Of course, this didn’t happen.  America has relatively slow internet, and just a 9.4 percent penetration rate for fiber optic cables, according to Business Insider—this is less than half the OECD average.

The Trump administration would be wise to make improving America’s digital infrastructure a priority.  The South Korean model, market liberalizations combined with hard investments, could be a viable model.

https://nationaleconomicseditorial.com/2017/11/27/americans-fiber-optic-internet/

Perhaps one key area where the united states is in dire need of tax reform.   Smiley

Unfortunately telecom taxes (and many other forms of taxation) are redistributed towards war in the middle east or other dubious programs. Taxes often do not fund the things for which they are collected. As a result infrastructure and maintenance of many key essentials people rely on may be significantly underfunded. An example of this may be the levees which broke during hurricane katrina causing a flooded new orleans. Funding being cut to levee upkeep and maintenance is one aspect of that story.

Anyways, hopefully this raises awareness, lends people a different perspective on raising taxes and tax reform in general. I think we can all agree spending needs to be brought under control. More of an effort needs to be made to cut down on enterprises like the iran deal which seemingly was given billions of dollars to help it develop nuclear weapons at a faster rate, in order to destabilize the middle east further, in order to suit a political agenda. A similar deal was worked out between Bill Clinton's administration and north korea decades ago where NK was given billions of dollars and two reactors, which helped it to develop nukes faster than they otherwise would have.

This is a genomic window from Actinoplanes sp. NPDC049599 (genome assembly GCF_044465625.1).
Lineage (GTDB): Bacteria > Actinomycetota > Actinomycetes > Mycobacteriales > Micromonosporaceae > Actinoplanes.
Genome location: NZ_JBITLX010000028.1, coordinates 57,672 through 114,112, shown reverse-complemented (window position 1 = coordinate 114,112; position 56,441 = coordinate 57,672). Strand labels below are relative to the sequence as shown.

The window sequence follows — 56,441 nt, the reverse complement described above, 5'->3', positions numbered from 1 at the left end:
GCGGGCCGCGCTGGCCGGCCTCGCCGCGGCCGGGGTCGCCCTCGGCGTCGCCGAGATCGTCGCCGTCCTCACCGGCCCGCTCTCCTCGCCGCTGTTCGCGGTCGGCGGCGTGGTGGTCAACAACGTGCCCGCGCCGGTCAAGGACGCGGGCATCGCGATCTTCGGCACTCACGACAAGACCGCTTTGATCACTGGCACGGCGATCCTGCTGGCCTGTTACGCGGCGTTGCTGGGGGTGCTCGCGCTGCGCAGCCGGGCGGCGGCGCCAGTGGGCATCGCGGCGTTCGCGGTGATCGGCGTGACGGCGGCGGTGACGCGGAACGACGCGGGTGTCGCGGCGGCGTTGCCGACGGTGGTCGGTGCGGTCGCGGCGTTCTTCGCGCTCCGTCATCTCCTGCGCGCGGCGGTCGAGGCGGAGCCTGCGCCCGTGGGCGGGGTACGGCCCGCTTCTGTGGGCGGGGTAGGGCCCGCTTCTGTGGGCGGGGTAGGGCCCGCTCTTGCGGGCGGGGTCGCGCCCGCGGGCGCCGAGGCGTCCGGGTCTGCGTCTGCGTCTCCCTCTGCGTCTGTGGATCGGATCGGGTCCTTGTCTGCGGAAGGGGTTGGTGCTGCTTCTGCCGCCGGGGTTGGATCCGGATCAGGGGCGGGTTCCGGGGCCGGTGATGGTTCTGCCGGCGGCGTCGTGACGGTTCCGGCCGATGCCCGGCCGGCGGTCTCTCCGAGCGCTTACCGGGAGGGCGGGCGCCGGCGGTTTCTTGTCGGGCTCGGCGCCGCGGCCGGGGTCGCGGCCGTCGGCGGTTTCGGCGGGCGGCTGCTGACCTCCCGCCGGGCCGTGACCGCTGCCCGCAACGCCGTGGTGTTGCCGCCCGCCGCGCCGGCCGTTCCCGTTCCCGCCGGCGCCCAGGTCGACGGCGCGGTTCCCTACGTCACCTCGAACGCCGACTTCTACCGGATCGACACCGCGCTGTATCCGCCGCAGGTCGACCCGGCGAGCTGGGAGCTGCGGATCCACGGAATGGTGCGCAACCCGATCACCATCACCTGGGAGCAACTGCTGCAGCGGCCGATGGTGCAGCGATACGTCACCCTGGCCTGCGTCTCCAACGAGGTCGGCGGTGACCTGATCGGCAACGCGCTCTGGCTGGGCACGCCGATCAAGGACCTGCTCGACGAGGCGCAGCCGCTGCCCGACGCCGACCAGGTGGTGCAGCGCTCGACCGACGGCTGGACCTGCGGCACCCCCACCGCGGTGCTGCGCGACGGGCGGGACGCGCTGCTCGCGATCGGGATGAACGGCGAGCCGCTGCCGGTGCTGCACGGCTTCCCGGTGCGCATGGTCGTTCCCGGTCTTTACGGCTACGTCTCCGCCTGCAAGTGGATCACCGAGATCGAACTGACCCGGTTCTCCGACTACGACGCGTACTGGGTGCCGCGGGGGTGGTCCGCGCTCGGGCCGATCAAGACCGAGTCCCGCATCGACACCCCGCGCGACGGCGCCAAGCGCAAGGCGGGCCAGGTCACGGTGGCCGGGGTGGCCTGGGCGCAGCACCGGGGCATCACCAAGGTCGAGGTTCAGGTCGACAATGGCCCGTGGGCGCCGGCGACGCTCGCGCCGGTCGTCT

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May 15, 2018, 06:29:24 AM
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400 billion USD in an insane number.All the electricity consumed by the USA for one year costs less then 400 billion.Imagine if all that money was invested in crypto mining and green electricity production.